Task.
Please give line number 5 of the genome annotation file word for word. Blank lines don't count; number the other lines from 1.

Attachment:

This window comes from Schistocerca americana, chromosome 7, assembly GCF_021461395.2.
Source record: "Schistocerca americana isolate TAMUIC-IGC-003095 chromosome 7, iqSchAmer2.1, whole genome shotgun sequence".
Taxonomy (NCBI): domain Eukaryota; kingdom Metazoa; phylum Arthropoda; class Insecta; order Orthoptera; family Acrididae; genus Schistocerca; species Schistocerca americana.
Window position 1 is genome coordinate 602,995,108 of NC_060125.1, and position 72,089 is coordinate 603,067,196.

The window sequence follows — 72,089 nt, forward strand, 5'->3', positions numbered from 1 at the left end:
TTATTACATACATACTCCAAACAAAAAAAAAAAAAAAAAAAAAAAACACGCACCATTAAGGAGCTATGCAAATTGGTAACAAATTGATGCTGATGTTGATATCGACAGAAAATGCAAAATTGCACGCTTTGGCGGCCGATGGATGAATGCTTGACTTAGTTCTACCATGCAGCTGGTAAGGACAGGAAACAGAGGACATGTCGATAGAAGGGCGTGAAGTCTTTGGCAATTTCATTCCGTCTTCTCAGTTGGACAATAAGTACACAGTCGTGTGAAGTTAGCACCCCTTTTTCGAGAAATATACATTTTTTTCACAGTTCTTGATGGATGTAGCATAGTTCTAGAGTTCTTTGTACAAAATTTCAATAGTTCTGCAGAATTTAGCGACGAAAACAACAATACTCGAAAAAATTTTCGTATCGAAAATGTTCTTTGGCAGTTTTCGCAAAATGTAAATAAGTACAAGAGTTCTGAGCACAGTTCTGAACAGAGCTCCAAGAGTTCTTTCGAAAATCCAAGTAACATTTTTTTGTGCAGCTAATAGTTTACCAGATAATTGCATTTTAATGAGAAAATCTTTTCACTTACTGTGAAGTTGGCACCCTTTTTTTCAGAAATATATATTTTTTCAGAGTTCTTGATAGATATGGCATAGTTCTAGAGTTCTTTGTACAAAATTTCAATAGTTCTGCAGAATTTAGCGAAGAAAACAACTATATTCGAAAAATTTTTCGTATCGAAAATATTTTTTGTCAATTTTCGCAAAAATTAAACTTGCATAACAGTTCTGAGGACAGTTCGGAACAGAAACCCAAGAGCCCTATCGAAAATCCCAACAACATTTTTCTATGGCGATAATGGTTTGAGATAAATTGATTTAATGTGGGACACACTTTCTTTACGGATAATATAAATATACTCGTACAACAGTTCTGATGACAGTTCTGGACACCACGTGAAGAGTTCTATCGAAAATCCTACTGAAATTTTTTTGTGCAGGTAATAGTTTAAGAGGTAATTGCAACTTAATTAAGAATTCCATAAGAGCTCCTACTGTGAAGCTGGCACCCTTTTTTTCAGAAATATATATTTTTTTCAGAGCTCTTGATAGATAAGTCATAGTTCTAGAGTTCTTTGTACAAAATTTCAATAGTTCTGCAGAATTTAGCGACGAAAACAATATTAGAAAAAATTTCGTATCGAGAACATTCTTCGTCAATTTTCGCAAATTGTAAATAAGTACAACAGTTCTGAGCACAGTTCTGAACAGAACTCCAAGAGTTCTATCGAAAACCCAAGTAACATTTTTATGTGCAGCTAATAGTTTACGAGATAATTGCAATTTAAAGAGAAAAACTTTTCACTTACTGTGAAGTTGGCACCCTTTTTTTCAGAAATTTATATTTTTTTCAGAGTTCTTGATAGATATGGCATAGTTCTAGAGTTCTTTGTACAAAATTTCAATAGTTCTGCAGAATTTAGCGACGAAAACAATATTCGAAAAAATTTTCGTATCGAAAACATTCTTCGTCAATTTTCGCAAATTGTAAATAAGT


The window sequence follows — 72,089 nt, forward strand, 5'->3', positions numbered from 1 at the left end: